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Posted May 18th, 2011 by Charles Purdy

Making Property Payments Abroad.

So you’ve decided to make the move abroad. You have made various trips to the country in question, found a property you like and have made an offer which has been accepted. The time will soon come for you to pay the deposit.

The initial deposit for a property abroad is usually anything between 10% and 70%, depending on whether you are buying from a private advertiser, or directly from a developer. If you are buying privately, you will make your offer through the estate agent, and if it’s a new build, the offer will be made directly to the developer.

The most important thing to remember is not to give any money to the estate agent or the developer. Get a private solicitor involved and transfer the funds to them directly when making your deposit. It is how things are done here in the UK and you should endeavour to work via the same principles when buying a property anywhere in the world. Estate agents and developers have been known to ‘disappear’ once they have your money, and this would leave you without a legal leg to stand on.

By sending money directly to an estate agent or developer, you put yourself and your money at risk. Neither have your best interests at heart. An estate agent wants to make a sale and therefore get his commission. The developers also want to make as much money as possible out of a property. Good estate agents will want to keep a good reputation, but how do you know you are with a good agent? Make sure you use referrals and ask around about a reputation, however, still enlist the help of an independent solicitor.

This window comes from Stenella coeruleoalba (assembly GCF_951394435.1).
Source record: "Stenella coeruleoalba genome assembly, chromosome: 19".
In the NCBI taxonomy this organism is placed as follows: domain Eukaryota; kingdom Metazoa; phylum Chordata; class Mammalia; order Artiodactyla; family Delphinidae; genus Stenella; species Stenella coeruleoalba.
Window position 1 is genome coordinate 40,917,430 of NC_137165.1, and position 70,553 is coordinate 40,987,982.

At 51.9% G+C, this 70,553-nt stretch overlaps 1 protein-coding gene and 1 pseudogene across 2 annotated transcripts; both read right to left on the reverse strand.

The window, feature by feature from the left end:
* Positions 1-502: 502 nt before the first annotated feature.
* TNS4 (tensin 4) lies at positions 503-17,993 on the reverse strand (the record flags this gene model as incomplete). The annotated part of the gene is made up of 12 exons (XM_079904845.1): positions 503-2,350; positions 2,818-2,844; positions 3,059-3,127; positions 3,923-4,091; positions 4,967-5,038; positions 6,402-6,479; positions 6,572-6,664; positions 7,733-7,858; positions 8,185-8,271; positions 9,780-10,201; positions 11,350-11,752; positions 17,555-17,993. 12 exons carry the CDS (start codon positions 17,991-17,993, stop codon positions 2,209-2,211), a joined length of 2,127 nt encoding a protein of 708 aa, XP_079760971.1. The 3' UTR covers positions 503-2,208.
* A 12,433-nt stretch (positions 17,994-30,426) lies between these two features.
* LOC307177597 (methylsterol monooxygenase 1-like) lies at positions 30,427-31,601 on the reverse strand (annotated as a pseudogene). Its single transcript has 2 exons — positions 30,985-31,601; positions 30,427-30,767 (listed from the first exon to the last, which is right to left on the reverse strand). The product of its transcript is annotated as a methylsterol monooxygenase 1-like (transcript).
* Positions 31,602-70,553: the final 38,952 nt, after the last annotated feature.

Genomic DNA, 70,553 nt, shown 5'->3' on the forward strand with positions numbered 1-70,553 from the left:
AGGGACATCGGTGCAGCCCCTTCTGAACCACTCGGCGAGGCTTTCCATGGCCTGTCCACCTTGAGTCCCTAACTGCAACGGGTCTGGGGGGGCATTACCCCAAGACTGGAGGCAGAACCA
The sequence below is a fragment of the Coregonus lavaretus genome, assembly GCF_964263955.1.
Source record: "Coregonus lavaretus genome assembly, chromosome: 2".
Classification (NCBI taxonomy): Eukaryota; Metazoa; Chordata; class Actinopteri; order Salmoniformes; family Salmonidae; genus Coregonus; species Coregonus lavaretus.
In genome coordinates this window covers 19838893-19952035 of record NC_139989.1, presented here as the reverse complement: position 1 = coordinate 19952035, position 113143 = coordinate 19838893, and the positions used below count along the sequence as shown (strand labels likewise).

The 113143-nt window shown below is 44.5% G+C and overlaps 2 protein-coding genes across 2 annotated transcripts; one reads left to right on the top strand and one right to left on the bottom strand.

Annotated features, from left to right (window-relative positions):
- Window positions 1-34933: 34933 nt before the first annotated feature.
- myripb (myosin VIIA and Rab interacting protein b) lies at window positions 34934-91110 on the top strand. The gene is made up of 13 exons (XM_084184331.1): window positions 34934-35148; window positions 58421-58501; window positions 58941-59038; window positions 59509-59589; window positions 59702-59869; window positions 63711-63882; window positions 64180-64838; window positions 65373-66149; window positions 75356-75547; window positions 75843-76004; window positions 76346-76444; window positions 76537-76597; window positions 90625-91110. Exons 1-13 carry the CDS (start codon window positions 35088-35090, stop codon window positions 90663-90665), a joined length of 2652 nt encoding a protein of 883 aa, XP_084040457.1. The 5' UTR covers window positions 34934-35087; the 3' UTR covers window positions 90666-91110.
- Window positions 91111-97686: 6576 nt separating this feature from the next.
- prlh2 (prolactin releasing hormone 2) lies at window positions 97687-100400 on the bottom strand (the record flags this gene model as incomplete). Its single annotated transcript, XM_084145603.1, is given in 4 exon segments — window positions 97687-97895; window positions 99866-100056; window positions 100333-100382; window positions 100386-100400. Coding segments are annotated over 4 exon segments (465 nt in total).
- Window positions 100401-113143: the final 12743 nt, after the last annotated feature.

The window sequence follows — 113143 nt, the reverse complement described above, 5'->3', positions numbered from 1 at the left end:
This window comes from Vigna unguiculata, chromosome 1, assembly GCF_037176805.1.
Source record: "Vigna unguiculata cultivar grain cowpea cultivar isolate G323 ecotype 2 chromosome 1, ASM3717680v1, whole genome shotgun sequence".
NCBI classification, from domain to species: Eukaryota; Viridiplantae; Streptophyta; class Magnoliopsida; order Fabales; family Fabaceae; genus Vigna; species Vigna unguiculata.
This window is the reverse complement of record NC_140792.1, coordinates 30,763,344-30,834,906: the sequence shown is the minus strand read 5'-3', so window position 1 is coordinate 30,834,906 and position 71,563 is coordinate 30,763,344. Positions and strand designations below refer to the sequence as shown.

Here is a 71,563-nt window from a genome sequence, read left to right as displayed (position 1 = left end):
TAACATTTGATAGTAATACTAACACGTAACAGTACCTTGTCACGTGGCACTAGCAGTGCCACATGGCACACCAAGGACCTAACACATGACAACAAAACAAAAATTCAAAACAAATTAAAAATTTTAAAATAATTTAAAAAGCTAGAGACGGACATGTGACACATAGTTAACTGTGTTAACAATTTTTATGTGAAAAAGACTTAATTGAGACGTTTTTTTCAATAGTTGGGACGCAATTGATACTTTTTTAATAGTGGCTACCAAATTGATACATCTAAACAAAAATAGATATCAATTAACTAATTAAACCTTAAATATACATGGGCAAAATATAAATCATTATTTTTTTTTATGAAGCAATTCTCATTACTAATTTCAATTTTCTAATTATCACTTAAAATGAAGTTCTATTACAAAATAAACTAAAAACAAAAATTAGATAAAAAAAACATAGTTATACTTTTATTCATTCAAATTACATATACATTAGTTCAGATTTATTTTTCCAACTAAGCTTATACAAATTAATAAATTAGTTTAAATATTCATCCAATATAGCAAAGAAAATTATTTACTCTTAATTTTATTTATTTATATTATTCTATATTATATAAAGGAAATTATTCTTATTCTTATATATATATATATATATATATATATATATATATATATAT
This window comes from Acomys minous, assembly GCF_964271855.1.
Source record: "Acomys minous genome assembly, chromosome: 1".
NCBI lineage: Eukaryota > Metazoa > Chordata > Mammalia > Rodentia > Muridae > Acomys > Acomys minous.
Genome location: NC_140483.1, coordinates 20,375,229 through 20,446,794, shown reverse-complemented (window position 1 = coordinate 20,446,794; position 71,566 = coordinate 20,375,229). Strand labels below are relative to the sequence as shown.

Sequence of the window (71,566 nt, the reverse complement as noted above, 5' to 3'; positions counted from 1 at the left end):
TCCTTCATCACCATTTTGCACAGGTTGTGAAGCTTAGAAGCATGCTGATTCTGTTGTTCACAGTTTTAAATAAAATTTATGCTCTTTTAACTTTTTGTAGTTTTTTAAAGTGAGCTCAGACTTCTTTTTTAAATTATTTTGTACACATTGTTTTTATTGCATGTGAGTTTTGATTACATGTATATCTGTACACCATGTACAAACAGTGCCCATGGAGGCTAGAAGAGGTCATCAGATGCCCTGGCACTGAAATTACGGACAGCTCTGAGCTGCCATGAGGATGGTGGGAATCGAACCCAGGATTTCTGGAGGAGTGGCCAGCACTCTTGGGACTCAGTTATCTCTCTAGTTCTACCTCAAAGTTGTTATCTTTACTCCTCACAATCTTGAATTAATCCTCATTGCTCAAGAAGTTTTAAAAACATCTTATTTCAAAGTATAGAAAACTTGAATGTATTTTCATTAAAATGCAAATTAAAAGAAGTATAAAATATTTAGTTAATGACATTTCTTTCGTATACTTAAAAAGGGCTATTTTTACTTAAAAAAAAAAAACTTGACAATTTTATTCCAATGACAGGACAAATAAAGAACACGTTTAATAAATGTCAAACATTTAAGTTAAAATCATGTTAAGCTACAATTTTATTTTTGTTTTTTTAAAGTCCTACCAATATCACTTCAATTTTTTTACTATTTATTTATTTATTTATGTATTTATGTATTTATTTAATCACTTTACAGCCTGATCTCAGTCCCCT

The word ‘independent’ is crucial at this point. Make sure they are not working for the agent or developer at the same time they are working for you as this will be a conflict of interest. In the UK there are strict rules around trust accounts; however this is not the case in many other countries. For example, buying in France is pretty safe on the whole; the notaries there have government controlled accounts which are very secure, but in Italy they are not as secure or safe. It’s always best to ask who else the solicitor is working for; before you tell them the agent or developer you are buying from.

The process of sending the money to your overseas solicitor is as straight forward as sending money between your own accounts. Once you have contacted Smart and agreed a rate of exchange with one of the traders, you will need to provide the solicitor’s trust account details, as well as the reference they require the transfer to go through as, and then you sit back and let Smart do the rest of the work for you! With Smart, funds will reach their destination much quicker than if you used a bank, which can take between 5 and 10 days; Smart takes just 1 to 2 days once the funds have been cleared.

If you haven’t yet collected your FREE report from Smart on "Why Overseas Property Buyers Lose Money… and how YOU can avoid it" get it here.

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